How to Finally Fulfill This New Year’s Resolutions
With only a few days into the new year, can you say that are you satisfied with what you have achieved so far? If you look back to last year's resolution checklist, have you fulfilled all the promises you made at the beginning? Or has it been another year full of procrastination and eventually no action? Well, you’re not alone, but that shouldn’t provide comfort not to make a change.
As we hurtle into the coming year, let’s ensure that the resolutions you make this time around are not only promises made in the heat of the moment but real goals that you’ll strive to achieve. If that has always been a problem for you, we’ve curated five steps to show you how to finally keep your word:
1. Figure out the “why.”
Is one of your New Year wishes to get a puppy? Or would you like to hit the gym more? Often, our real goals lie hidden in the smokescreen of intentions that slightly mirror our genuine desires or motivation. You may not really want a dog, but you’re looking to be more social and maybe add some love into your life, possibly lost due to broken relationships that need mending perhaps.
Meanwhile, many often purpose to shed a few pounds, but that is usually fueled by the determination to look or feel better. If you work out the reasons pushing you in a particular direction, you can actually deal with the real matter at hand. So before you jot down your ambitions for the year ahead, give logic a seat at the discussion table to figure out what it is you really want.
2. Serve resolutions with a slice of fun
Do your resolutions seem like the most mundane activities on the planet? If you feel like you have to painfully sit through their enaction, then you may not be so eager to stay the course. If that’s the case, maybe it’s time you tried a different approach: the fun approach. Find alternatives that will help you attain your goals in a fun way that you can always look forward to.
For example, if your primary agenda for the year is weight loss, you don’t necessarily need to hit the gym to achieve your objectives if that is totally unappealing to you. You can take up a karate class, if that’s your thing, or volunteer to take your neighbor’s dog for play dates in the park every so often. If there’s no workaround for what you’d like to do, then treat yourself to rewards at the end of every milestone so that you have the motivation to get things done.
3. Look for helping hands
A long-term goal that requires constant effort throughout the year can be quite demanding, and support from friends and family can go a long way in ensuring you keep on keeping on. If you’re trying to do away with impulsive shopping habits, for instance, you may need another person looking over your shoulder to ensure you stay on the straight and narrow.
A life coach can help you out with accountability concerns, in addition to offering encouragement to keep those flames of motivation burning bright. Sometimes you can get the help you by joining a class or group of people with the same goals as you. Seeing others succeed has also proven over the years to be an excellent inspiration.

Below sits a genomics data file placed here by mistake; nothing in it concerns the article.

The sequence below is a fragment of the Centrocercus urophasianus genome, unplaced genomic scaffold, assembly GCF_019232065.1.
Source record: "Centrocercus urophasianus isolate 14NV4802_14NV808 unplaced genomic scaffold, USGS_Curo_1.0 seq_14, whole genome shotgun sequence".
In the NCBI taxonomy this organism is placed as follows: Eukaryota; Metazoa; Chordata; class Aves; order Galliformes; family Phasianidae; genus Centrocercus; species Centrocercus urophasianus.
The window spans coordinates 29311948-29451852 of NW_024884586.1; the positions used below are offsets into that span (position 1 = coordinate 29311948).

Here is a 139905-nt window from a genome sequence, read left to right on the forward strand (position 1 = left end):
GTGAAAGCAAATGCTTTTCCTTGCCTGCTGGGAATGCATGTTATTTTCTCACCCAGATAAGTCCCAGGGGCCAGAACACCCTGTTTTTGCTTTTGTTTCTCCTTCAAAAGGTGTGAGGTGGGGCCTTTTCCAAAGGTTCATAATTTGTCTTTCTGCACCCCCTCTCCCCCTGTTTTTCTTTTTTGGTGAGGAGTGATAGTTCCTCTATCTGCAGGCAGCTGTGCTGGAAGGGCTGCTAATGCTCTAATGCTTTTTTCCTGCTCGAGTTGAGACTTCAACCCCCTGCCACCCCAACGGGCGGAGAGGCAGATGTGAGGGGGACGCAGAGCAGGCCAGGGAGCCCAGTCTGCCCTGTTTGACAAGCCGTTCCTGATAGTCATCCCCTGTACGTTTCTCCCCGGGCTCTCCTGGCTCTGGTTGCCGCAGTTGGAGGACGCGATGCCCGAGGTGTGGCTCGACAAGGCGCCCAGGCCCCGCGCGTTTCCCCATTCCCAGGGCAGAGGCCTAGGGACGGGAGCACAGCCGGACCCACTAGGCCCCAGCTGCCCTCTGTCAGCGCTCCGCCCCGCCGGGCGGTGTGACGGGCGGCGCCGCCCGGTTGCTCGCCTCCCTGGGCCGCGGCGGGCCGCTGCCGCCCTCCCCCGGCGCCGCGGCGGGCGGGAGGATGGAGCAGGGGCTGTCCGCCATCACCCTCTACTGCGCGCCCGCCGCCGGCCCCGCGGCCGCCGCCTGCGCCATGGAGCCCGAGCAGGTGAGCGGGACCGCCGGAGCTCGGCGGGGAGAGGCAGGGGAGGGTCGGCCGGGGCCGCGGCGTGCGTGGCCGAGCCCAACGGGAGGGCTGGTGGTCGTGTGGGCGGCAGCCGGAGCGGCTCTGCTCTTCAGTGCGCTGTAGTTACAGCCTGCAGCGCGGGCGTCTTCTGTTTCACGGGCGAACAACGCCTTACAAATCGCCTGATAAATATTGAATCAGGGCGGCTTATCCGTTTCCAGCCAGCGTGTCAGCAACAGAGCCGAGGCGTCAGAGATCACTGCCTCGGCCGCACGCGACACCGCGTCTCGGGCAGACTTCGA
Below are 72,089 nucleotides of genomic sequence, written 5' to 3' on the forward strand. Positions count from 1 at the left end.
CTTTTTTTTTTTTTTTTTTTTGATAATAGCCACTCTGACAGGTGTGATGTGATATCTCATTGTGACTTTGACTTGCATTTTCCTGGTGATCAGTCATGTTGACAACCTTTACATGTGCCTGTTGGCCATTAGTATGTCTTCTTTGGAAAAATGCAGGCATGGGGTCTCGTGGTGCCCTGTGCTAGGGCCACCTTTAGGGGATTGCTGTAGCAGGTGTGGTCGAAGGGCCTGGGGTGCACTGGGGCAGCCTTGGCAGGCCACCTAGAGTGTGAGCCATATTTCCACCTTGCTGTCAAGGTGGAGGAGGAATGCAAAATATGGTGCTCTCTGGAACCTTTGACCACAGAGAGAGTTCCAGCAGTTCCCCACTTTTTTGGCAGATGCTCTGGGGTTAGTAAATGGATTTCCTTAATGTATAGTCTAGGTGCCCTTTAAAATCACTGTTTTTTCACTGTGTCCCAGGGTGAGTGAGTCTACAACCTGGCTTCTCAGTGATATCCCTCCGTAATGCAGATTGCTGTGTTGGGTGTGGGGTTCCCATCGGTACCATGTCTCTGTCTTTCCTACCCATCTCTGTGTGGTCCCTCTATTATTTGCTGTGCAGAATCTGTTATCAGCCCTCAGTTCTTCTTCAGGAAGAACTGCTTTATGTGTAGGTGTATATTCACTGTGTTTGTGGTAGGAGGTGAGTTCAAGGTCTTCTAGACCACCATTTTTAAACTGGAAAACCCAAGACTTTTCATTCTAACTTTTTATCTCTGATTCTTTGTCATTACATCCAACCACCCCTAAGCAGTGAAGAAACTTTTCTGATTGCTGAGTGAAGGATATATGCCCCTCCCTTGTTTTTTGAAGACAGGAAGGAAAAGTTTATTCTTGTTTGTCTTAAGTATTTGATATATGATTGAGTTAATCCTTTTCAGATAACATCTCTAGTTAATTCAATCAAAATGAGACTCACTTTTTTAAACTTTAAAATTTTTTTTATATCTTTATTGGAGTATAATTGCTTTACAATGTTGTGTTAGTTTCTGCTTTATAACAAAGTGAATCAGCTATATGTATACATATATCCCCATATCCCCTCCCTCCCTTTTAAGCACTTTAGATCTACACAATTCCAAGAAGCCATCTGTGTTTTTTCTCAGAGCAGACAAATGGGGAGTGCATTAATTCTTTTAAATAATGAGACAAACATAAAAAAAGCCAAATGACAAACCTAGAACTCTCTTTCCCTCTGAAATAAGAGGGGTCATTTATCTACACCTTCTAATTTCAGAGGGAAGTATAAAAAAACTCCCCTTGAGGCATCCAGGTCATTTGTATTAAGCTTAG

4. Be positive and take small steps
If you believe you can, then you will. Conversely, if you think you can’t, then you won’t. It all starts in the subconscious, and while whispers of doubts plague everyone, don’t let those fears shackle you from moving toward your goals. Always aim to find those positive voices in your mind that know you can achieve whatever you intend to do.
Also, don’t bite off more than you can chew. Failure often comes from trying to do too much at once, and it’s best if you focus on the small steps and not the entirety of a 1000-mile journey. If you are looking to cut down on lavish shopping expenses, maybe start by dialing back a couple of bucks each week instead of making hundreds of dollars of changes in the blink of an eye. The point is to divide your goals into these little sub-goals that you can easily attain without pressure.
5. Quantify your goals and progress
You may know that you want to lose weight, but how much weight exactly do you want to lose? The devil is in the detail. Blindly working toward fulfilling resolutions can set you up for underachievement, so be sure to work out the specifics first. After all, you can’t set out on a journey if you don’t know where you’re headed.
The same goes for progress too. Document your achievements and ensure that they lineup with where you want to be in various points in time. If you aim to lose 12 pounds over the next year, you can break that down to say one pound a month and work toward that goal. If you’re trying to control a certain overwhelming pastime, maybe you play too many video games, you can have a calendar where you mark out those days you’d want to stay off the devices.
You can do it!
Your New Year’s resolutions aren’t a tall order. You can achieve your wish list by figuring out your actual goals, injecting fun into the objectives, believing in yourself, and having a few reliable shoulders to lean on and supporting voices in your corner. Always start small, and it helps if you can make a habit out of your goals so that they become second-nature to you.
ABOUT THE AUTHOR:
Owner/Founder Life Purpose Institute
Life Coach Certification & Career Coach Certification
Fern Gorin was one of the first to pioneer the Life Coach Training field, starting her company in 1984. Life coaches trained by Fern’s company, have helped over 1 million people worldwide. Graduates of the Life Purpose Institute ICF accredited program, go through a life-changing process intended to not only teach practical ways to help people through life changes but to also transform lives.
Professional School of Psychological Studies
Degree: M.A. Counseling Psychology
Activities and Societies:
International Coaching Federation Alliance of Career Counseling Professionals
California Association of Marriage & Family Counseling Shared Vision Network